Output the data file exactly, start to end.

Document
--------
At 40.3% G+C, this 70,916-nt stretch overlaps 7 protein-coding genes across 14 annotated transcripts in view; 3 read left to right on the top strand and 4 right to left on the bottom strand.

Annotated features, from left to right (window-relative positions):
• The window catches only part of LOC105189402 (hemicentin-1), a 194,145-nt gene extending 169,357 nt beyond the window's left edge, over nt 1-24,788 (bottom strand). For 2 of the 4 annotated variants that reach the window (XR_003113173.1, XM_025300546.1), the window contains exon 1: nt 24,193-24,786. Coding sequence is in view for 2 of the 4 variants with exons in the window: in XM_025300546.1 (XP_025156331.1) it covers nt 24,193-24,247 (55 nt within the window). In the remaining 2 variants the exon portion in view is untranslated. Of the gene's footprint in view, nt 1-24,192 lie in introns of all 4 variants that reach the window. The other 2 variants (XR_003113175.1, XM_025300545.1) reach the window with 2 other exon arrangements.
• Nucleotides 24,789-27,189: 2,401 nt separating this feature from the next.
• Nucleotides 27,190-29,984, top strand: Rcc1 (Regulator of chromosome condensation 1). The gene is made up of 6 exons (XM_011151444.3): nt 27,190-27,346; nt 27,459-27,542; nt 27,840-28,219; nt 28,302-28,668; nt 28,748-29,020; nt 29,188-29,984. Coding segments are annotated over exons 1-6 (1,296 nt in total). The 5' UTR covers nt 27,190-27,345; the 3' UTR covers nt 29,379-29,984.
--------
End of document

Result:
At 40.3% G+C, this 70,916-nt stretch overlaps 7 protein-coding genes across 14 annotated transcripts in view; 3 read left to right on the top strand and 4 right to left on the bottom strand.

Annotated features, from left to right (window-relative positions):
• The window catches only part of LOC105189402 (hemicentin-1), a 194,145-nt gene extending 169,357 nt beyond the window's left edge, over nt 1-24,788 (bottom strand). For 2 of the 4 annotated variants that reach the window (XR_003113173.1, XM_025300546.1), the window contains exon 1: nt 24,193-24,786. Coding sequence is in view for 2 of the 4 variants with exons in the window: in XM_025300546.1 (XP_025156331.1) it covers nt 24,193-24,247 (55 nt within the window). In the remaining 2 variants the exon portion in view is untranslated. Of the gene's footprint in view, nt 1-24,192 lie in introns of all 4 variants that reach the window. The other 2 variants (XR_003113175.1, XM_025300545.1) reach the window with 2 other exon arrangements.
• Nucleotides 24,789-27,189: 2,401 nt separating this feature from the next.
• Nucleotides 27,190-29,984, top strand: Rcc1 (Regulator of chromosome condensation 1). The gene is made up of 6 exons (XM_011151444.3): nt 27,190-27,346; nt 27,459-27,542; nt 27,840-28,219; nt 28,302-28,668; nt 28,748-29,020; nt 29,188-29,984. Coding segments are annotated over exons 1-6 (1,296 nt in total). The 5' UTR covers nt 27,190-27,345; the 3' UTR covers nt 29,379-29,984.